The Department of Homeland Security has three primary missions: Prevent terrorist attacks within the United States, reduce America's vulnerability to terrorism and minimize the damage from potential attacks and natural disasters.
In FY 2006, 94 fire management assistance grants were authorized.
Uses and Use Restrictions
Fire Management Assistance Grants are made in the form of cost-sharing grants for the mitigation, management, and control of any fire on publicly (nonfederal) or privately owned forestland or grassland that threatens such destruction as would constitute a major disaster.
The Fire Management Assistance Grant Program, authorized by the Stafford Act and amended by the Disaster Mitigation Act of 2000, provides for the mitigation, management and control of fires that threaten such destruction as would constitute a major disaster.
State governments and Indian tribal governments are eligible for fire management assistance grants.
The State or Indian tribal government may be the Grantee.
The Grantee is the government to which a grant is awarded, and is accountable for the use of funds provided.
The State Government and/or Indian tribal government, acting as the Grantee, is the government to which the grant is awarded and which is accountable for the use of the funds provided. Other State entities, Indian tribal governments and local governments are eligible to apply for subgrants.
Costs will be determined in accordance with FEMA Regulations, 44 CFR Part 204. Federal funds will be awarded to subgrantees in accordance with State law and procedure and in compliance with 44 CFR Part 13 and 204. Grant awards will be determined in accordance with OMB Circulars No. A-87 and No. A-102 for State and local governments.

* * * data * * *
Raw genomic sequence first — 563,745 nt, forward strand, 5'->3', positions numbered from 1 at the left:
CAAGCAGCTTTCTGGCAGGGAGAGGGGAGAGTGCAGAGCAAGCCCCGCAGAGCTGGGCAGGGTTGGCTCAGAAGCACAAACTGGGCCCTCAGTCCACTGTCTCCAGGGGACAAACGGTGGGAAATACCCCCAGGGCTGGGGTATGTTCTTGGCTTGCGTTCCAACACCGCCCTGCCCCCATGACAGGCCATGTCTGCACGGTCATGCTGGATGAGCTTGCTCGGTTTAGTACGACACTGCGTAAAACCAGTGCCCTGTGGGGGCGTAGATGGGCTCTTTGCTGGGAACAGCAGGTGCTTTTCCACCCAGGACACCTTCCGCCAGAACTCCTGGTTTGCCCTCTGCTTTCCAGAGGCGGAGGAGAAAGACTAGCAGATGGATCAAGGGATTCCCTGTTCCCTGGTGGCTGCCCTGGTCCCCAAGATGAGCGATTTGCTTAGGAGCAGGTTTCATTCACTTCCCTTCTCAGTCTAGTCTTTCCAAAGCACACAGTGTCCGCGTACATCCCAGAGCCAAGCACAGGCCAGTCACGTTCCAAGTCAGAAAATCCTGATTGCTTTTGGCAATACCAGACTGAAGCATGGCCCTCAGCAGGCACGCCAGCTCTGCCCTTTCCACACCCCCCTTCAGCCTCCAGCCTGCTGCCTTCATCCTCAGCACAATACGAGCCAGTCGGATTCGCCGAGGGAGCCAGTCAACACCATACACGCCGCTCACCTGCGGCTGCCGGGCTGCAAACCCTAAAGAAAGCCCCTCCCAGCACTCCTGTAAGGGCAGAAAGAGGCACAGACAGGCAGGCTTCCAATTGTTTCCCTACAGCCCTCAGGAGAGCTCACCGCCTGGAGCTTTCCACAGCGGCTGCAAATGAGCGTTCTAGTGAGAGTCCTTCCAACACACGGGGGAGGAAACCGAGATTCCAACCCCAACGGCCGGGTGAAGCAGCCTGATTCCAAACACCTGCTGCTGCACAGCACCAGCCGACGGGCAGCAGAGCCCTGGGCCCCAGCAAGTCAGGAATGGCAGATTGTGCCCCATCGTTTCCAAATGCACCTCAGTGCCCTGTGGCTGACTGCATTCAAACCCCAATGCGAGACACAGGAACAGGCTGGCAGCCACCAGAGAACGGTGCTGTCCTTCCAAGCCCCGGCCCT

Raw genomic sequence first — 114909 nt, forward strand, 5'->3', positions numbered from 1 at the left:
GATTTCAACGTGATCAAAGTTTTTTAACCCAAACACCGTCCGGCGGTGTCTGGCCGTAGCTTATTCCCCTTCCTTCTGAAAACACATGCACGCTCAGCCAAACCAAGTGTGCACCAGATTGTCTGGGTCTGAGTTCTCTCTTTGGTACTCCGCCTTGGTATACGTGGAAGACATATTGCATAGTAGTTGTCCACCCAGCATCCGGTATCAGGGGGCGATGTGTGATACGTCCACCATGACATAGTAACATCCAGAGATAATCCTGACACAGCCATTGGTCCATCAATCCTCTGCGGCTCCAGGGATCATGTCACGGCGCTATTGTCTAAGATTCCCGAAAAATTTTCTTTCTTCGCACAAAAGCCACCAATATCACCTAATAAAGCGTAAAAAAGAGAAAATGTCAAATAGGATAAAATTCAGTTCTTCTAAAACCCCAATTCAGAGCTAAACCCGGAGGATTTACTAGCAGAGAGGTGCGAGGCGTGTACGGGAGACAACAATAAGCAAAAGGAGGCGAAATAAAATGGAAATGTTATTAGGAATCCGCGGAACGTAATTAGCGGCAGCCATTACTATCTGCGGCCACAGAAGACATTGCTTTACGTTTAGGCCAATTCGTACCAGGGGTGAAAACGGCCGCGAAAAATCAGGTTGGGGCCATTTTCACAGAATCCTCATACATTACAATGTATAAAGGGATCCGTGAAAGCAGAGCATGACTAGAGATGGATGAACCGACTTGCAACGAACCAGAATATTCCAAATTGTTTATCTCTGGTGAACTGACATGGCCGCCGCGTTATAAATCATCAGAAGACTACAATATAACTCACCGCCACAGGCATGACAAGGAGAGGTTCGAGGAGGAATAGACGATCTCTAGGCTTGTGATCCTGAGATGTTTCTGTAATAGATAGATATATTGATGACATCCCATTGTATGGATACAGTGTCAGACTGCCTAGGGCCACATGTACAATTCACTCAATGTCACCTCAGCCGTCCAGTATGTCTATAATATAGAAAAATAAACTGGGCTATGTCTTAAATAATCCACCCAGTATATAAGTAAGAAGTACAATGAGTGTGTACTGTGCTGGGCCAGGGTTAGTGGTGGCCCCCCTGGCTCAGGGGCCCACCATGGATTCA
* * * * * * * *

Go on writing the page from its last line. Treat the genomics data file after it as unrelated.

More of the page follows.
Aplication and Award Process
A FEMA-State Agreement and/or Indian tribal Agreement for the Fire Management Assistance Grant Program (the agreement)is signed by the Governor/Indian tribal government and the Regional Administrator at the beginning of the calendar year or after a State's first fire management assistance grant declaration in a calendar year.
The agreement is amended for subsequent approvals of assistance for the remainder of the year.
This agreement outlines the level of fire management assistance to be provided for all fires declared during the calendar year, and contains the necessary terms and conditions for requesting and receiving assistance.
This program is excluded from coverage under E.O.
The Governor, Governor's Authorized Representative, or Indian tribal government may request a fire management assistance declaration through the FEMA Regional Administrator. To expedite the request, the State or Indian tribal government may submit a telephone request to the Regional Administrator, promptly followed by a confirming message or letter. The Assistant Administrator of the Disaster Assistance Directorate, shall render a decision on the State's request and notify the Regional Administrator of this decision. This decision may be relayed by telephone, to be followed by a written determination.
Requests for fire management assistance declarations must be submitted while a fire is burning uncontrolled and threatens such destruction as would constitute a major disaster.
Robert T. Stafford Disaster Relief and Emergency Act, Section 420 of Public Law 93-288, as amended, 42 U.S.C.5187 as amended by the disaster Mitigation Act of 2000. On October 30, 2001, the Fire Management Assistance Grant Program replaced the Fire Suppression Assistance Program.